Priest continues to give Communion to jailed mobsters despite ‘excommunication’

Pope Francis last month described mafiosi as excommunicated because of ‘path of evil’ they follow

Pope Francis described mafiosi as “excommunicated” because “their lives follow this path of evil”. Photograph: Franco Origlia/Getty Images

Pope Francis described mafiosi as “excommunicated” because “their lives follow this path of evil”. Photograph: Franco Origlia/Getty Images

Tue, Jul 8, 2014, 01:01

A Catholic priest said he was continuing to give Holy Communion to Mafia bosses at a high-security prison in Italy, even after Pope Francis said members of organised crime groups were “excommunicated”.

During a trip to one of Italy’s most Mafia-infested regions last month, Pope Francis described mafiosi as “excommunicated” because “their lives follow this path of evil”.

After the pope’s comments, “some prisoners came to me and asked me if they should consider themselves excommunicated, saying that if they could no longer take the sacrament, they would stop coming to Mass,” prison chaplain Marco Colonna told La Repubblica newspaper.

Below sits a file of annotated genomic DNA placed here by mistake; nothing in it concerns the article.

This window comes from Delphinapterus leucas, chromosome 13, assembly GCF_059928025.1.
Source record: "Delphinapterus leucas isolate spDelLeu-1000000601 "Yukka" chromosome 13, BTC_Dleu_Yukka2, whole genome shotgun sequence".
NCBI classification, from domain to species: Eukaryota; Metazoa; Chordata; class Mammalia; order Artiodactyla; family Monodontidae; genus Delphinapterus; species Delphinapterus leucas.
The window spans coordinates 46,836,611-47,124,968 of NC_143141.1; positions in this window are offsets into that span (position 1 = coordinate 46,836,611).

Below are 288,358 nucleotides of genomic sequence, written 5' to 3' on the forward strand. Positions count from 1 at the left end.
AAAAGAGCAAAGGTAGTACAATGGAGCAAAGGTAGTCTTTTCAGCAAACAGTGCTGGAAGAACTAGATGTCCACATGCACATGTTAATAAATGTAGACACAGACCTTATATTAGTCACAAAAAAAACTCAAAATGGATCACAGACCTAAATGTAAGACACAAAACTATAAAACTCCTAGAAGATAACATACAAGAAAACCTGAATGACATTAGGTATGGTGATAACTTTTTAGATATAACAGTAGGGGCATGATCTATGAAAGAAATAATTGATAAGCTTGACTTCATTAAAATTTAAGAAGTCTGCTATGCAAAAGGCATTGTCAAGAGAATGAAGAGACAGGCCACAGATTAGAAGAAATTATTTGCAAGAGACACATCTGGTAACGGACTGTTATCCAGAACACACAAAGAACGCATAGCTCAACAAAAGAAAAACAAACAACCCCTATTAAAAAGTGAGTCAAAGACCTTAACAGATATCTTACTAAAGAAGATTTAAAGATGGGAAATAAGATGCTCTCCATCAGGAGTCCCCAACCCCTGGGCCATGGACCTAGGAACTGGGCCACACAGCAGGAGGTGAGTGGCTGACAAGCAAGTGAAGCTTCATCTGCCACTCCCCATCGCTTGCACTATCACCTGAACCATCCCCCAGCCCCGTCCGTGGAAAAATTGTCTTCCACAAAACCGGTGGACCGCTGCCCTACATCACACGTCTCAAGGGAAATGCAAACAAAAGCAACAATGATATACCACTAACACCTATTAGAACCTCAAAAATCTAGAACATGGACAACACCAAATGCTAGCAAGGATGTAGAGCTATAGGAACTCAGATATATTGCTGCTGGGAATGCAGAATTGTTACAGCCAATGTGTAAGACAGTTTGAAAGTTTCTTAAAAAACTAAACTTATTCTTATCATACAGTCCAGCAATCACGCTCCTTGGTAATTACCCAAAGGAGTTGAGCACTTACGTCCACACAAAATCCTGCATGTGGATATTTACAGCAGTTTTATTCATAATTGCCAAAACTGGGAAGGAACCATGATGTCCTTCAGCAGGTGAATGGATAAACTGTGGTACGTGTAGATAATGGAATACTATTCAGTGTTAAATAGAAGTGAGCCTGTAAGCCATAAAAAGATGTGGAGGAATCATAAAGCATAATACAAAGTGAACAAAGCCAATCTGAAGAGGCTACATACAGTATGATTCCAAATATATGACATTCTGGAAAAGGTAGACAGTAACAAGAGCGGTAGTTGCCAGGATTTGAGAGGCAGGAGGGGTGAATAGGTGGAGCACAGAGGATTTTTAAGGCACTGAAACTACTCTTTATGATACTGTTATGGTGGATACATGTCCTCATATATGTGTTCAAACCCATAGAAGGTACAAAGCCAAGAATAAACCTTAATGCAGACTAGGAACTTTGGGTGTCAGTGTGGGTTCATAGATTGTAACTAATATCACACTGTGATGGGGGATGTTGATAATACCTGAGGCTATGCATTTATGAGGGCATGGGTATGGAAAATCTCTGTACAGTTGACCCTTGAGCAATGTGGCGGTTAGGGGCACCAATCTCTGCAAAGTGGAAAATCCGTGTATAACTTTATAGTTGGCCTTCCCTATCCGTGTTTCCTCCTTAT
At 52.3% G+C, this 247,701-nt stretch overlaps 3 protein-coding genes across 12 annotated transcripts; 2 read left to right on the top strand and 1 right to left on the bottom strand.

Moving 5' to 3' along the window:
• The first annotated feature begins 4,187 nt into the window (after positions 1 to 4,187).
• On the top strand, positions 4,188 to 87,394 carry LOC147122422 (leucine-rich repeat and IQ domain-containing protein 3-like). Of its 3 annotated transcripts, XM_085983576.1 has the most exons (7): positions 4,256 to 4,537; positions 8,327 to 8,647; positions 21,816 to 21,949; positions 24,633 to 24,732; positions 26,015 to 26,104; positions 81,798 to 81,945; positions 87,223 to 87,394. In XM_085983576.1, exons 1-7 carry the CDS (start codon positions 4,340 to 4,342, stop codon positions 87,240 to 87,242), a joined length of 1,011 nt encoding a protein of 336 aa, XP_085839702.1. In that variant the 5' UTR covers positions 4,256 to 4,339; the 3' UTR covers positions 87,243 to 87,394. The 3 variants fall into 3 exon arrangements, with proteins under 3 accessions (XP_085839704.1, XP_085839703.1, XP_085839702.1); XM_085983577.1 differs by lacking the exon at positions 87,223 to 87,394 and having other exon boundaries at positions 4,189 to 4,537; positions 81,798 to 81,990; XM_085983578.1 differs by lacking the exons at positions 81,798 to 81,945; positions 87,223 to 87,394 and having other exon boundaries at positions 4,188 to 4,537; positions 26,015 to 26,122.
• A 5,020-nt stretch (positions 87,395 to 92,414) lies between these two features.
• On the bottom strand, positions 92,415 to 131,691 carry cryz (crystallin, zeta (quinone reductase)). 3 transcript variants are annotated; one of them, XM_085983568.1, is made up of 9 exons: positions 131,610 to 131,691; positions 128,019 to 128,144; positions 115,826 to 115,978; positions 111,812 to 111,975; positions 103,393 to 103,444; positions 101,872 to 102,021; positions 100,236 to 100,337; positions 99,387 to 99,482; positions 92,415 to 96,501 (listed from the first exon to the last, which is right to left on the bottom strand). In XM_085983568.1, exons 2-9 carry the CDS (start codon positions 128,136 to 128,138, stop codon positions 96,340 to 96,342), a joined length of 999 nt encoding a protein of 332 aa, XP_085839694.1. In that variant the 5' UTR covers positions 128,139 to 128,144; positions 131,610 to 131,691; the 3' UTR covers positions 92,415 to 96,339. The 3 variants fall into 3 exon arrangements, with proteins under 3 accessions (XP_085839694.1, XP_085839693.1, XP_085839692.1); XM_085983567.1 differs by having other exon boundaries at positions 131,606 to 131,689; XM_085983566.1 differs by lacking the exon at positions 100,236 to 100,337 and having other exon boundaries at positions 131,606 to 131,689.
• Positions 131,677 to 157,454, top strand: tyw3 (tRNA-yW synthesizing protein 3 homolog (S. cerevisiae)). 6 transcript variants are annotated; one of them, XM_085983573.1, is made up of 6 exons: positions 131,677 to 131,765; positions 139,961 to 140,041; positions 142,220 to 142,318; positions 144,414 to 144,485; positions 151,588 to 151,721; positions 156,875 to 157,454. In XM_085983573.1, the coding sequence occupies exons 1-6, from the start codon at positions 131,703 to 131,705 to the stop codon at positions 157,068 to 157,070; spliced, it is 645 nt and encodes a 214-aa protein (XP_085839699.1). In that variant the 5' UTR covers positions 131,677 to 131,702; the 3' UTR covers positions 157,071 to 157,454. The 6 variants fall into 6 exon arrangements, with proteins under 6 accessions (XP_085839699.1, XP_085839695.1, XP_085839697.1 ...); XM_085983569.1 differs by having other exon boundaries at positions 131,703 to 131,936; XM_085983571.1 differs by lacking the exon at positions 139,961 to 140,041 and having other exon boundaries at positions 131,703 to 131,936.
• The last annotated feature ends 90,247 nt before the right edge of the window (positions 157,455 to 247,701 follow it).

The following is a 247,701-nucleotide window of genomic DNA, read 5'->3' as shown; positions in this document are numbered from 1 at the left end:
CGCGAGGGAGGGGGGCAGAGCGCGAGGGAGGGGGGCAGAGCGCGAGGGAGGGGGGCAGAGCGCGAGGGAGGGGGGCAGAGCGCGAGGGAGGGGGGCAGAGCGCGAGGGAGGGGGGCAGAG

“I tried to explain to them that the church doesn’t kick anyone out and, after a few days of reflection, I told them that they would continue to receive the sacrament,” said Fr Colonna, who works at the prison in the southern town of Larino.

“I continued to give Communion to bosses . . . I cannot avoid it,” the priest added.

The Vatican has said the pope’s use of the word “excommunication” had not amounted to a formal decree under church law. Instead, a Vatican spokesman said, the pope had meant to tell the criminals they had effectively excommunicated themselves and could not participate in church sacraments because they had distanced themselves from God.

High-ranking church officials also said the pope’s words meant Mafia bosses should not be allowed to take Communion, but added that did not mean they were shut out forever.

“Someone who is excommunicated cannot take Communion and is excluded from the sacraments, but he can listen to the word of God,” Nunzio Galantino, secretary general of the Italian bishop’s conference whose diocese the pope was visiting when he spoke out against the mob, told Corriere della Sera newspaper. – (Reuters)